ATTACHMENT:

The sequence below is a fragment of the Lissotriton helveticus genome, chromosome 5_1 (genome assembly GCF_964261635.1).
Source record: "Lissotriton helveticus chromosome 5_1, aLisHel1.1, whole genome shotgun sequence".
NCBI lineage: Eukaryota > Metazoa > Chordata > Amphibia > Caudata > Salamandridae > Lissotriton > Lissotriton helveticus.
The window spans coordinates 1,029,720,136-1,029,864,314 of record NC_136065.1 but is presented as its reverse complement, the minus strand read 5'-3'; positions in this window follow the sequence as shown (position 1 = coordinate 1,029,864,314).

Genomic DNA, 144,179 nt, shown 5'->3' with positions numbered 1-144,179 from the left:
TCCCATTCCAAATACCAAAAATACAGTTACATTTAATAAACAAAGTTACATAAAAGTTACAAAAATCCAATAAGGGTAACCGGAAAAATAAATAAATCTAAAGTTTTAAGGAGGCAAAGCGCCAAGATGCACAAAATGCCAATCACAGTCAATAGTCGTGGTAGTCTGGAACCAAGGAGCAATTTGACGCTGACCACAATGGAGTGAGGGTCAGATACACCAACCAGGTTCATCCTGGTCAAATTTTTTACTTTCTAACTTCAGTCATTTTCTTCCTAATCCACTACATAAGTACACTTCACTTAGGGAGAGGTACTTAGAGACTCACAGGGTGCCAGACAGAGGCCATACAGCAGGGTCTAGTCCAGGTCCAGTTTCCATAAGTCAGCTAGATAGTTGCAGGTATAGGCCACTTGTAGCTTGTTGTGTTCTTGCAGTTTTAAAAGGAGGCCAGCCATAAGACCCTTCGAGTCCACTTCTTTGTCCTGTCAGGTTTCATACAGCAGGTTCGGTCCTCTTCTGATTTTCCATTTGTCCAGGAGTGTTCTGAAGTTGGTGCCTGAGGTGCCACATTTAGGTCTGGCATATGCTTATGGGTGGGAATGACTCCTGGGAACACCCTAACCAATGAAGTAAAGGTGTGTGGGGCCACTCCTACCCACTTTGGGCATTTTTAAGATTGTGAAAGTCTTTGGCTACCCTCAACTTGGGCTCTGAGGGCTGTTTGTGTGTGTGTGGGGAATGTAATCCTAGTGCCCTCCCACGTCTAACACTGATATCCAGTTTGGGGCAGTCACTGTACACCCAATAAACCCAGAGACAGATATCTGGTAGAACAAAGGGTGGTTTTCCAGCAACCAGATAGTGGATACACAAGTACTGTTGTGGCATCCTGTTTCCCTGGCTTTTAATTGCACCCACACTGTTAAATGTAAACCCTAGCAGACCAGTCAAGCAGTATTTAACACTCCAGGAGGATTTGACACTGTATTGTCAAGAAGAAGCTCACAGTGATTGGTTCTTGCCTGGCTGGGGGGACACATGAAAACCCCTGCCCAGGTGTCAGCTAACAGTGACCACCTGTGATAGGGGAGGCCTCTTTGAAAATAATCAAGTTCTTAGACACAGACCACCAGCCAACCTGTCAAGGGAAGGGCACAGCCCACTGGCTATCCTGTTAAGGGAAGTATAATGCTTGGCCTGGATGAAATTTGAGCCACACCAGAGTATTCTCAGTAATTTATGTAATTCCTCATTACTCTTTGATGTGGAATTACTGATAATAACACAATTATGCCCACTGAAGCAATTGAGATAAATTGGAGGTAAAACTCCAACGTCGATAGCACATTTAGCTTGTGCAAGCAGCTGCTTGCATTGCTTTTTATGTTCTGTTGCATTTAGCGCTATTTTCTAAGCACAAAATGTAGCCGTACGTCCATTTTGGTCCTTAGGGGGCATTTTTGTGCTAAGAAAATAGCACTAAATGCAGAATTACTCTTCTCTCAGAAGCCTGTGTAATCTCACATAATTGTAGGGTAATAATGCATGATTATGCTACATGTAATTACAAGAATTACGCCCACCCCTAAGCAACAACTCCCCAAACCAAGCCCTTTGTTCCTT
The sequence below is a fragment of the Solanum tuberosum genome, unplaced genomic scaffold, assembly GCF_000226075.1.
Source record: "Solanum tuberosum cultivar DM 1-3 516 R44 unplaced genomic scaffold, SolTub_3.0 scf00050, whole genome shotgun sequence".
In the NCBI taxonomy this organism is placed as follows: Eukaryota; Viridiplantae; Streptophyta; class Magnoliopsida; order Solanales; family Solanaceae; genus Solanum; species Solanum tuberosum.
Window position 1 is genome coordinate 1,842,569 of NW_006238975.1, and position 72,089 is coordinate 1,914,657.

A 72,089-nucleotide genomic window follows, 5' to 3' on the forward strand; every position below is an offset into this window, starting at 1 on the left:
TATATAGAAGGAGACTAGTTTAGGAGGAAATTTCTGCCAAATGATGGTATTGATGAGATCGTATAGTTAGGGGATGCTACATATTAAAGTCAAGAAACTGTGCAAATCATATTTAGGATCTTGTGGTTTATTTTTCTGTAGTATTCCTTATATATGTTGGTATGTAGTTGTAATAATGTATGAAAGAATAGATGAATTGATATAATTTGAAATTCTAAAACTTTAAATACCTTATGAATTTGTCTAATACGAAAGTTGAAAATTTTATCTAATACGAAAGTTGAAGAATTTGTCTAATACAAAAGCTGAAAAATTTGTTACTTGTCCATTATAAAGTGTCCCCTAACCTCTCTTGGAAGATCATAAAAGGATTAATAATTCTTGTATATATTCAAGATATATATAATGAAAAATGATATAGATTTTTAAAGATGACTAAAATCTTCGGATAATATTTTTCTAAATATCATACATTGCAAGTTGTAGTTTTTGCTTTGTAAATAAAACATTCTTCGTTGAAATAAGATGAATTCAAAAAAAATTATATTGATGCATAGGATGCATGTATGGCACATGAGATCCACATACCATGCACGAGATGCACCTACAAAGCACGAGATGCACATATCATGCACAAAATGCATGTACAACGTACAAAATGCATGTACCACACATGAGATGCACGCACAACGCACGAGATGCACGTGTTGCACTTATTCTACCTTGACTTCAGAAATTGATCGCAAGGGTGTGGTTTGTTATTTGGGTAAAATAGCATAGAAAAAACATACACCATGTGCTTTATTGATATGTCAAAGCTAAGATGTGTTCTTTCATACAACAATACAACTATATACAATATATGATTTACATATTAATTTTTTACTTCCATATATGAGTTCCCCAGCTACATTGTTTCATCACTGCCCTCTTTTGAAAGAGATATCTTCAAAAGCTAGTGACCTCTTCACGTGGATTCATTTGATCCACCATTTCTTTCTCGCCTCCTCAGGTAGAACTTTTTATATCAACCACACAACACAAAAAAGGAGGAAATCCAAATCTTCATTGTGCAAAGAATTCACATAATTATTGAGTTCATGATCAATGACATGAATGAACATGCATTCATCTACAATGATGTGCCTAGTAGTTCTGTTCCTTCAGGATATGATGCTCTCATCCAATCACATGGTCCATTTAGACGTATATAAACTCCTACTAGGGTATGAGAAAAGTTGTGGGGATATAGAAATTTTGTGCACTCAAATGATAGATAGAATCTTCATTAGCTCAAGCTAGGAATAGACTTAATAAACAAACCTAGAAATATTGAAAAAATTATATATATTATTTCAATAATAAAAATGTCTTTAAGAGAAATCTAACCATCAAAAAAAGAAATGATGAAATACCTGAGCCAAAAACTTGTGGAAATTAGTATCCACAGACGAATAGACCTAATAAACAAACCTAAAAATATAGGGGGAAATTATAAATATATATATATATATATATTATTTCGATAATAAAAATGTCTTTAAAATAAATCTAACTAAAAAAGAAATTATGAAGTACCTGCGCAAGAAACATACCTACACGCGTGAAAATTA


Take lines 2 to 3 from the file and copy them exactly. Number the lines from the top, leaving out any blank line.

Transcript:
Source record: "Lissotriton helveticus chromosome 5_1, aLisHel1.1, whole genome shotgun sequence".
NCBI lineage: Eukaryota > Metazoa > Chordata > Amphibia > Caudata > Salamandridae > Lissotriton > Lissotriton helveticus.